Rookie and emerging star defensive end Chandler Jones missed New England's Thanksgiving game against the Jets on Thursday with an ankle issue, and given the nature of sprains he should probably be considered questionable for Week 13. Dallas linebacker Bruce Carter suffered an elbow injury during Dallas' loss to the Redskins on Thursday, and his season might be over as a result. Dan Connor and Ernie Sims would presumably start for Dallas at inside linebacker if that turns out to be true.
The Green Bay pass rush figures to be compromised again this week since outside linebacker Clay Matthews is expected to miss his second game in a row with a hamstring injury. The good news for the Packers is that Erik Walden has stepped up with Matthews unavailable, posting two sacks and an interception the last two games.
Some more promising injury notes can be seen with two young NFC stars who are set to return in Week 12, as Arizona end Calais Campbell should play through a calf issue that kept him out a week ago, while Atlanta linebacker Sean Weatherspoon appears ready to return from a three-week absence caused by an ankle sprain. Although Campbell's sack total of 3.5 in nine games is modest, he's posting strong tackle numbers as always with 37 stops entering this week. Weatherspoon, meanwhile, will attempt to pick up where he left off after totaling 52 tackles and three sacks in seven games. Weatherspoon's return figures to crush the IDP value of Akeem Dent, who had been a decent deep league option with Weatherspoon's snaps up for grabs.
J.J. Watt, (3-4) DE, HOU
After Watt went on an unreal tear to start this year, posting 32 tackles (25 solo) and 9.5 sacks in the first six weeks - chipping in eight pass deflections while he was at it - it appeared that Watt's value couldn't get any higher. Five games later, however, Watt's arrow is still pointed upward, if only because he's shown that the initial surge was no fluke. It seems impossible for a 3-4 end to produce like Watt has, but in his last five games he's been almost exactly as productive as those first six games, totaling 22 tackles (19 solo) and five sacks while knocking down five passes. That leaves him with 54 tackles, 14.5 sacks and 13 pass deflections in 11 games, which projects over 16 games to a surreal total of 79 tackles, 21 sacks and 19 pass deflections. The idea that a 3-4 end might somehow be in pursuit of the single-season sack record (22.5) would have seemed nearly impossible before this year, but Watt is somehow doing it. At this point he's the top IDP across all positions in nearly all formats, and there isn't another IDP for whom he should be traded straight up.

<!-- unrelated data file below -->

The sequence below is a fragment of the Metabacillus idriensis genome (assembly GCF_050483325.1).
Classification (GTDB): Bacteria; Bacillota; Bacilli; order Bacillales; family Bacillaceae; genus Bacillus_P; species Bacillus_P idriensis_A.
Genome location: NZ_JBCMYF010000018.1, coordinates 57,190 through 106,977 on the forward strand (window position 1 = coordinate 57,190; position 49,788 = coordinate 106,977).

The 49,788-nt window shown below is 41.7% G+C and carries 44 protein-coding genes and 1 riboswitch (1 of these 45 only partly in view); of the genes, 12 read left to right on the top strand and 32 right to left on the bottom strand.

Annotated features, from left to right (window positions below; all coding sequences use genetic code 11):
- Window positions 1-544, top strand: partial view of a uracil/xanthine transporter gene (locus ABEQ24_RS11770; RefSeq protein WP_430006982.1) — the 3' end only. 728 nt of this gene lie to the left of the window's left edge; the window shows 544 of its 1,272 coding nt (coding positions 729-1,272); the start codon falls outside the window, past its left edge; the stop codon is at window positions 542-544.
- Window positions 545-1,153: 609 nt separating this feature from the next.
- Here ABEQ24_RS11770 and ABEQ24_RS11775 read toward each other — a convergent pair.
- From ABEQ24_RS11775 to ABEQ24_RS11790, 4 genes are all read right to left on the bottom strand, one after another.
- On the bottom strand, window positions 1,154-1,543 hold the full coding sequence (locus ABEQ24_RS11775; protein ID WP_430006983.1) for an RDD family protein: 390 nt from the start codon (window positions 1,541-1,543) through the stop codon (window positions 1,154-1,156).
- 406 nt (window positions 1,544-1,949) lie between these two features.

Nick Fairley, DT, DET
Fairley has started the last three games for Detroit, and in the heightened role he finally seems to be coming to life and giving the Lions the return they hoped for when they picked him 13th overall in the 2011 draft. He made 16 tackles (13 solo) over that span, posting three sacks and forcing a fumble at the same time. He seems to be the headcase everyone feared when he fell during that 2011 draft, but Fairley is reminding everyone now why he was worth the risk. He's clearly an elite prospect in terms of raw talent, with the strength to throw away blockers and the speed and foot quickness necessary to easily track down most ballcarriers. He looked especially fast on one play in the first quarter against Houston on Thursday, making tight end Garrett Graham look downright slow as he stopped him for no gain on a screen.
Devin McCourty, CB/S, NE
McCourty has been one of the better defensive back IDPs since he arrived in the league as a first-round pick out of Rutgers in 2010, but his effectiveness on the actual field had left something to be desired. Luckily for those who invested in McCourty as an IDP, his lack of standout play at cornerback and the arrival of former Tampa Bay corner Aqib Talib resulted in a position shift rather than a demotion, as New England moved McCourty to safety. The change should make McCourty, already one of the best IDP options in the secondary, an even better source of tackles than he was previously. He was credited with nine tackles (six solo) against the Jets on Thanksgiving, which leaves him with 62 in 11 games - a pace that should pick up thanks to the position switch.
Ernie Sims, (3-4) ILB, DAL
With star linebackers Sean Lee (toe) and Bruce Carter (elbow) out for Dallas, there are a lot of snaps to be had at inside linebacker in the team's 3-4 alignment. The two candidates to pick up those snaps are Sims and Dan Connor. Although Connor has been on the team since the offseason and Sims was a free agent addition from late October, it might be the much more athletic Sims who better projects to pick up the nickel formation work in Dallas, because Connor just isn't athletic enough to be penciled in for passing down snaps. Connor started the last two games for Dallas at Sims' expense, but his seven tackles were nearly matched by the six Sims posted as a passing down player. Also, Sims posted four tackles Thursday while Connor finished with just three against Washington. If he does emerge with the nickel formation snaps in Dallas, Sims would be on the LB3 radar in most formats, as he made 13 tackles in his two starts this year.